We love our food festivals, and this time of year, there are some fantastic ones to attend all over the country. Tastemakers Eric Ripert, José Andrés and Anthony Bourdain will host the Cayman Cookout at The Ritz-Carlton, Grand Cayman this weekend; January 27 marks Charleston’s 30th annual Lowcountry Oyster Festival; and Top Chef’s Gail Simmons is one of the big names at Beaver Creek Food & Wine Weekend January 24 to 27. But we wanted to highlight some of the, well, more unusual food festivals, too — the ones without the celebrity chefs and bigwigs. And we’ve found three that we’re sure are just as entertaining as any star-studded culinary event.
Dade City, Fla.
Kumquats are a big deal near Dade City, Florida — the neighboring town of St. Joseph is called the Kumquat capital of the world. So it makes sense (sort of) that nearly 40,000 people come out to honor the citrus fruit by eating everything kumquat, including pies, cookies, ice cream, marmalade and salsa (and of course, by crowning Miss Kumquat in the annual pageant). Jan. 26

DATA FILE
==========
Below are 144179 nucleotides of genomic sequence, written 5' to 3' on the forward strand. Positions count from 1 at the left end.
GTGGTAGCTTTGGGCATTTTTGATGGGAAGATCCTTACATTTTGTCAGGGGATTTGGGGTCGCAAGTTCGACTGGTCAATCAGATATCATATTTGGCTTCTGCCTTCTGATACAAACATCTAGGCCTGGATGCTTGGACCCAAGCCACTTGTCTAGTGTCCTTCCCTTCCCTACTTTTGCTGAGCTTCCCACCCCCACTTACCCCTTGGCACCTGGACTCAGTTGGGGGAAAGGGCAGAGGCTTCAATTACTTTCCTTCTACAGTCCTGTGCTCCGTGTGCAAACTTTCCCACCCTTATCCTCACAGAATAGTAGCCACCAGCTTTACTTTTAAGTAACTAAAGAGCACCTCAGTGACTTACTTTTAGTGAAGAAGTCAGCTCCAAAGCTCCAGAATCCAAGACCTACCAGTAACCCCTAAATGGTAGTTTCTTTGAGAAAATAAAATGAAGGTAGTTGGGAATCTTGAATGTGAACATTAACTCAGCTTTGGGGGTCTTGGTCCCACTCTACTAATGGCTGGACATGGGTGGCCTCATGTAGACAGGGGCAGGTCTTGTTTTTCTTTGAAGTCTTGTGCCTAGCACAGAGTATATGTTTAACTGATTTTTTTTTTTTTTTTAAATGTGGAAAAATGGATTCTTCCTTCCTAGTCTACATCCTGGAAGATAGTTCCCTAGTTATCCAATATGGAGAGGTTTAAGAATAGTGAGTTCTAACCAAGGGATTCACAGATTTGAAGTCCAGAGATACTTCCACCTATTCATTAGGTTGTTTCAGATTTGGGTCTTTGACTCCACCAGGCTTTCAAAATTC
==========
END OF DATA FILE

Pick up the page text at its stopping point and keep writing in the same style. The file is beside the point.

St. George, S.C.
If you’re not from the Southeast, you might not understand the importance of grits in Southern cuisine. But just head to the World Grits Festival and that will change —fast. It’s held in St. George, South Carolina, where at one time, the residents ate more grits per capita than in any other place in the world. The event includes a carnival, food vendors and a grits-eating competition, but the real show is the Rolling in the Grits contest where adults and kids roll in a pool of cooked grits to see who can get the most hulled grains to cling to their bodies. April 12-14
They’re so crazy for Spam in Hawaii, they celebrate it every year at the Waikiki Spam Jam. And this is no small event. Last year, 20,000 people flocked to Kalakaua Avenue to sample the tasty (and no-so-tasty?) creations that Honolulu’s finest restaurants could conjure up with the infamous canned meat. April 27
Photos Courtesy of Greater Dade City Chamber of Commerce and Waikiki Spam Jam